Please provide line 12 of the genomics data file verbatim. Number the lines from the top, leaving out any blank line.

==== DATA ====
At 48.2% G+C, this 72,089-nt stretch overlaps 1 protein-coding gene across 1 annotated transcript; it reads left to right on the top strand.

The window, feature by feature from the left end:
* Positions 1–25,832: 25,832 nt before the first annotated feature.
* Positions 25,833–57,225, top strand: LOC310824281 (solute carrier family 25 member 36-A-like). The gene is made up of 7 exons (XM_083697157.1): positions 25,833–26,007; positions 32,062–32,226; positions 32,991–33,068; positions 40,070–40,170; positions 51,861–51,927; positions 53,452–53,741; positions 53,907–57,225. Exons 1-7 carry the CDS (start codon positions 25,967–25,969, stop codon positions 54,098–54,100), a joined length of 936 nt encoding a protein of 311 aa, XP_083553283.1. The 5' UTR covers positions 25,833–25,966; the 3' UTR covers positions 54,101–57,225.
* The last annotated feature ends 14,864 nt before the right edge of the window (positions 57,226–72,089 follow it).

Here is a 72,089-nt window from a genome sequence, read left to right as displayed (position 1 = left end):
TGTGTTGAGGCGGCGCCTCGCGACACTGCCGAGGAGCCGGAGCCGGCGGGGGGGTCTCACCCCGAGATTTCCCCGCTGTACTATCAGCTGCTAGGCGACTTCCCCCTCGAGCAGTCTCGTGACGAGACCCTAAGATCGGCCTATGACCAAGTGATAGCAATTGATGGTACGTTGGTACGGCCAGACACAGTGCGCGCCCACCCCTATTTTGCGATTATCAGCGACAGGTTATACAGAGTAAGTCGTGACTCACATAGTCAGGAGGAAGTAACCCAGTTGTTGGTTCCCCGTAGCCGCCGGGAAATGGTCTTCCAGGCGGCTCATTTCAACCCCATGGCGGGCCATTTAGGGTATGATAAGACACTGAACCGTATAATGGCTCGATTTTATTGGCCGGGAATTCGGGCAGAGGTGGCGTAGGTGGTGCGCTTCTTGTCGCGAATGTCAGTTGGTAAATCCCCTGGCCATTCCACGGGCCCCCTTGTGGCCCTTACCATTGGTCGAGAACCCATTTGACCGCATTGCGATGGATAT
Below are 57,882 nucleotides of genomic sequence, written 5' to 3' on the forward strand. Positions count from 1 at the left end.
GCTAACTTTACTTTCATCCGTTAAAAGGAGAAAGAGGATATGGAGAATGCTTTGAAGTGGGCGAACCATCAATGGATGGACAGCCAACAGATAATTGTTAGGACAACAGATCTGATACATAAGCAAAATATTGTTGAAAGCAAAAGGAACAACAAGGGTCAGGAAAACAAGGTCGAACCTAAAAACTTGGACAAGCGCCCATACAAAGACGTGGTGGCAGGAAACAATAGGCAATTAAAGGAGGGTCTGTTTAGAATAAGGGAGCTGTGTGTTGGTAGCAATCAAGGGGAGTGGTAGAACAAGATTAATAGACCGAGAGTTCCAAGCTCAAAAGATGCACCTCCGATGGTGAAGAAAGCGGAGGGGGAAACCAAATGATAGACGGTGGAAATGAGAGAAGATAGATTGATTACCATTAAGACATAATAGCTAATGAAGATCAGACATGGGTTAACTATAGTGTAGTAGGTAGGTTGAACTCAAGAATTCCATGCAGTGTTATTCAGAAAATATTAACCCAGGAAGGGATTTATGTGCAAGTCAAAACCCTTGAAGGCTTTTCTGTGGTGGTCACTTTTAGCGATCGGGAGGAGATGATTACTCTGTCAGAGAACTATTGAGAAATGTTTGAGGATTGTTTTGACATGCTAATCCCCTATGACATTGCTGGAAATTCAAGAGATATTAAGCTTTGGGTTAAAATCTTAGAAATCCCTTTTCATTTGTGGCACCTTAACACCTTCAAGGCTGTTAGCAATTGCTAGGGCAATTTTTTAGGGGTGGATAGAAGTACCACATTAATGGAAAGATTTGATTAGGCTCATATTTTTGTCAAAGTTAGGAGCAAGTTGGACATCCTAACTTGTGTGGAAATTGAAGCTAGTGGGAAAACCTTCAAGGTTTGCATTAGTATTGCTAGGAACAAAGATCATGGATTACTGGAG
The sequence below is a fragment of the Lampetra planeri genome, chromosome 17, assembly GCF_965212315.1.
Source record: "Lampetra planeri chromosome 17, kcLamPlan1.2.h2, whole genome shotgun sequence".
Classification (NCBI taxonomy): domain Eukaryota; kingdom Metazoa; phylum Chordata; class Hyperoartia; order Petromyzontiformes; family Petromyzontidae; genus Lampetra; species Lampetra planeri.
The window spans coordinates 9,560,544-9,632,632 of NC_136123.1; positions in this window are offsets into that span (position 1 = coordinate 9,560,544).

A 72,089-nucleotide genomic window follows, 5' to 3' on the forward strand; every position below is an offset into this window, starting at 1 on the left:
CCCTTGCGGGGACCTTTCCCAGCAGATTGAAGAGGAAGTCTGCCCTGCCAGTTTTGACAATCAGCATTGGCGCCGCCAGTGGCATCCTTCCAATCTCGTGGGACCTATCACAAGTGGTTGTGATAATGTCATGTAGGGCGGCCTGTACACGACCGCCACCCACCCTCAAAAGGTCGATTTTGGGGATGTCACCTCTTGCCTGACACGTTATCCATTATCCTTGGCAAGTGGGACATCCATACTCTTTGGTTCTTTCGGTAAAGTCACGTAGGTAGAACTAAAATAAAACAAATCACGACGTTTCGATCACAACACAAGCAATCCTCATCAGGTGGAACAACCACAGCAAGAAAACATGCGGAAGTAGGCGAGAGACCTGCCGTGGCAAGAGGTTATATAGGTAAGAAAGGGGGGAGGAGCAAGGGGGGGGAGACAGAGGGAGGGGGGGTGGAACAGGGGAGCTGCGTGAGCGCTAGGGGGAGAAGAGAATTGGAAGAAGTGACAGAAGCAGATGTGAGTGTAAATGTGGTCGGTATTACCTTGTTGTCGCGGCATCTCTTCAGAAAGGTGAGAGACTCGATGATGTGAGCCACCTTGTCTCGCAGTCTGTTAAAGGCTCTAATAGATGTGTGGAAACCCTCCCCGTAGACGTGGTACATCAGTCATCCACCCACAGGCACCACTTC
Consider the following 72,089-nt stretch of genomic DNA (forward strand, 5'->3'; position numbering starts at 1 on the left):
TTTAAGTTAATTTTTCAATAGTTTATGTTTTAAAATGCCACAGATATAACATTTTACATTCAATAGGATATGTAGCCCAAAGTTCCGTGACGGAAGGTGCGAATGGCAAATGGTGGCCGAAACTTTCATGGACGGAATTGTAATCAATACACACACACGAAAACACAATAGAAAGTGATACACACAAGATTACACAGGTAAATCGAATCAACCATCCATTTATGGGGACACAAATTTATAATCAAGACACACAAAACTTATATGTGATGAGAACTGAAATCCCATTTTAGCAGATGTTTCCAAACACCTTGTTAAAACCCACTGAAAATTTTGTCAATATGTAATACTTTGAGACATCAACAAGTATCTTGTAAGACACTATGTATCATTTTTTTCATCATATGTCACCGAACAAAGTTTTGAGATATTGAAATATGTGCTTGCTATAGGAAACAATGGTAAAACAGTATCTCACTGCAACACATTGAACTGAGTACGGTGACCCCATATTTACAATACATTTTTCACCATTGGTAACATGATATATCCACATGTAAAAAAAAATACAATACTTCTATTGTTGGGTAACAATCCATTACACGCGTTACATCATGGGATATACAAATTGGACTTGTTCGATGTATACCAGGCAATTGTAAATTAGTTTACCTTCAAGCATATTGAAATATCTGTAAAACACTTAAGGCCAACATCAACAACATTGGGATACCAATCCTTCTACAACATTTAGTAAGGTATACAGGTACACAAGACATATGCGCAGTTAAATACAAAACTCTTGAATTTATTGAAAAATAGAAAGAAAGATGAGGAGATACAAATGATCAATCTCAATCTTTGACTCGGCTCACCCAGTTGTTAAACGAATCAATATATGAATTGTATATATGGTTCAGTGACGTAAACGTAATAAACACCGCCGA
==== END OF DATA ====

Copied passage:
Classification (NCBI taxonomy): domain Eukaryota; kingdom Metazoa; phylum Chordata; class Hyperoartia; order Petromyzontiformes; family Petromyzontidae; genus Lampetra; species Lampetra planeri.